A. Australian journalist Anna Magee went on a three-day digital detox retreat run by the organization Time to Log Off. Listen to five things she said about the retreat. Are they positive or negative?


1 negative   2 positive   3 positive   4 negative   5 positive


 Suddenly I felt cut off and panicky.

 We had lots of conversations with real-life humans.

 I slept really well, for the first time in months.

 I felt really disconnected and lonely.

 I really noticed the beauty of the countryside.

B. Now listen to her talking about it on a radio show. On the whole, did she feel it was a positive or negative experience?

C. Listen again and mark the sentences T (true) or F (false). Correct the F sentences.

 A quarter of UK adults check their phones in the middle of the night.

 When Anna arrived at the house in Dorset, she felt very nervous.

 The activities were not exactly what she was expecting.

 The second day of the detox was easier than the first.

 By the third day, her ability to concentrate had improved.

 On her train journey home, she spent the time checking her phone.

 Since the detox, her weekends and evenings are technology-free.

 She enjoys her friends’ company more than she used to.





1 F (One in three UK adults checks their phones in the middle of the night)

2 T

3 T

4 F (The second evening, she felt very disconnected and lonely, and burst into tears during yoga.)

5 T

6 F (She didn’t check her phone on the train.)

7 F (She’s “technology-free” on Saturdays and doesn’t do email after 8:00 p.m.)

8 T


Technology addiction is real, and it’s creating mental health problems all over the world. According to a recent survey, one in three UK adults is so addicted to their phone that they regularly check it in the middle of the night. So it’s no surprise that the idea of a ‘digital detox’ is growing in popularity. But what is it actually like to go on one?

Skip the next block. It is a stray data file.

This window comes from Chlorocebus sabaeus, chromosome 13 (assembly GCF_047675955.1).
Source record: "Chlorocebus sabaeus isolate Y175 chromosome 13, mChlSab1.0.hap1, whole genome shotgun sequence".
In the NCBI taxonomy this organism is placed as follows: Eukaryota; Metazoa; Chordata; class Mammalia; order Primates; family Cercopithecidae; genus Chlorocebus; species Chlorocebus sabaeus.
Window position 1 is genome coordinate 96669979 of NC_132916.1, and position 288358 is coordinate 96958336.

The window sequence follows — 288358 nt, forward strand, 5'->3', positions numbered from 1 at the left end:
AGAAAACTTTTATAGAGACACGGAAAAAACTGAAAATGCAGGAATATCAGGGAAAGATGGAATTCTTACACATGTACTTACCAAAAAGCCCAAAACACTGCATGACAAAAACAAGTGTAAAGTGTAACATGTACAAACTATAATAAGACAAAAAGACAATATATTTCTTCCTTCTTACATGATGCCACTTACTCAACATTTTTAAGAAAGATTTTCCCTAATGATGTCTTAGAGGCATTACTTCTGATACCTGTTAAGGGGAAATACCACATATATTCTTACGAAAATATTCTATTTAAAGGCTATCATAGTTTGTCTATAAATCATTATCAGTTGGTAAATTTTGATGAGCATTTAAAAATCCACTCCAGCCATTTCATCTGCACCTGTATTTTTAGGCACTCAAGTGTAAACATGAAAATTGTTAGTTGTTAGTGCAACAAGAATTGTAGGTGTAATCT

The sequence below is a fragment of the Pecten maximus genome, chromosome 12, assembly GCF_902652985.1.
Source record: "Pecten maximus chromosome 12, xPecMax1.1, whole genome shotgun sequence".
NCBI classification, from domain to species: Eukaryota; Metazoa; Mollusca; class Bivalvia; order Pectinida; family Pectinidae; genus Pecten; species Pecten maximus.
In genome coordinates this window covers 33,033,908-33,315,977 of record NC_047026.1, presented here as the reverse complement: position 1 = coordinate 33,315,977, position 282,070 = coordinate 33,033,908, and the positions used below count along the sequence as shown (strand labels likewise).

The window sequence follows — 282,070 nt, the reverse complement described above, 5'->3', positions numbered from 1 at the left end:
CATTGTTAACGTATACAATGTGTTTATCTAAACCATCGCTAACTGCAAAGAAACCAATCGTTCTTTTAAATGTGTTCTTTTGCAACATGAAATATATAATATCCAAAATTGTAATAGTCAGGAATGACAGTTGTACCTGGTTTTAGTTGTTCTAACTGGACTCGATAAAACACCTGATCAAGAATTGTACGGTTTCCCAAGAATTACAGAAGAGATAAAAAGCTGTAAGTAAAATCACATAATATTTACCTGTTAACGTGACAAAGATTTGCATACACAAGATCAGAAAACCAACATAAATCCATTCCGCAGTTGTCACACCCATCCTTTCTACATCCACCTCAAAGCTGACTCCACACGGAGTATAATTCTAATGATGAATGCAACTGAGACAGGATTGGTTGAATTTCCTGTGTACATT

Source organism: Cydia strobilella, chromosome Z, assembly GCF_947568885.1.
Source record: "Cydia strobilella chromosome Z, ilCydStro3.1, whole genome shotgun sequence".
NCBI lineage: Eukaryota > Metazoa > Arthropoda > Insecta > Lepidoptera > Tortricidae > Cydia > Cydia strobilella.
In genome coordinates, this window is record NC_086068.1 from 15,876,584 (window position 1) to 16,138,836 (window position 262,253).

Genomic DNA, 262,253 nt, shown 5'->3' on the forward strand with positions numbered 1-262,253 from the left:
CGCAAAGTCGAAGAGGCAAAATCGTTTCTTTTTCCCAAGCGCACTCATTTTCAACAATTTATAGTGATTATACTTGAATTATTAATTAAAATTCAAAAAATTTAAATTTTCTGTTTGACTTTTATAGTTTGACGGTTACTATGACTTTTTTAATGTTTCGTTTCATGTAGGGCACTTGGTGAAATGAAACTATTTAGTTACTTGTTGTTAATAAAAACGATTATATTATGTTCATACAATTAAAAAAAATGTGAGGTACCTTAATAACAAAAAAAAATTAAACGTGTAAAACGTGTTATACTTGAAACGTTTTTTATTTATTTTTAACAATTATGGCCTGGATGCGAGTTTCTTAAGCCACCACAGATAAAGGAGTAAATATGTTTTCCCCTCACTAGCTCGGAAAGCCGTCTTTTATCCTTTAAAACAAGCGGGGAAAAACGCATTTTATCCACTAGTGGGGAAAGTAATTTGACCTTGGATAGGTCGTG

Time to Log Off is an organization which runs three-day digital detoxes in an old country house in Dorset, in the south-west of England. People who go on them are not allowed to use digital devices at all for three days.

Journalist Anna Magee felt she was addicted to her smartphone, so when she read about the detoxes, she decided to go on one. ‘When I arrived, the first thing I discovered was that there was no mobile phone coverage, so I couldn’t cheat even if I wanted to!

Suddenly I felt cut off and panicky. What if something happened to my husband? What if something terrible happened in the world? There were eight other people on the detox with me. At six p.m. we met in the living room and handed in our devices – our phones or tablets or whatever. People looked scared. I was worried there were going to be lots of lectures on psychology, things like that, but no. Instead, there was yoga, and walks through the countryside where we picked fruit and had lots of conversations with real-life humans. The first night I slept really well for the first time in months.

But it wasn’t always easy. The second evening without my phone, I felt really disconnected and lonely. At yoga that night, I burst into tears, and I felt awful not being able to call a friend. But by the third and final day, I had changed. When we went on our walk, I really noticed the beauty of the countryside. And I was able to sit still on the sofa, reading a book for nearly half an hour without losing concentration. I started colouring in pictures in books. I was even eating more slowly, in a more relaxed way.

At lunchtime the next day, we got our devices back and said goodbye. When I finally managed to get coverage, I hungrily checked my phone for messages, likes, comments, news. But nothing had really happened. I managed the whole two-hour train journey back without checking my phone again, just noticing the countryside instead.

It’s now three weeks since I went on the detox and though I can’t quite believe it, I have managed to control my use of technology. I have one full day unplugged each week, on Saturdays, and I feel incredibly rested on Sundays as a result. I don’t do email after eight p.m., and that really helps me to sleep. I know they’re tiny steps, but I feel that I’ve changed. When I’m chatting to friends, I feel that I’m much more present: I’m really focusing on them and not getting distracted by my phone. And I find that when I have a break, instead of wanting to scroll through Twitter or check WhatsApp, what I really want is real-life conversation.

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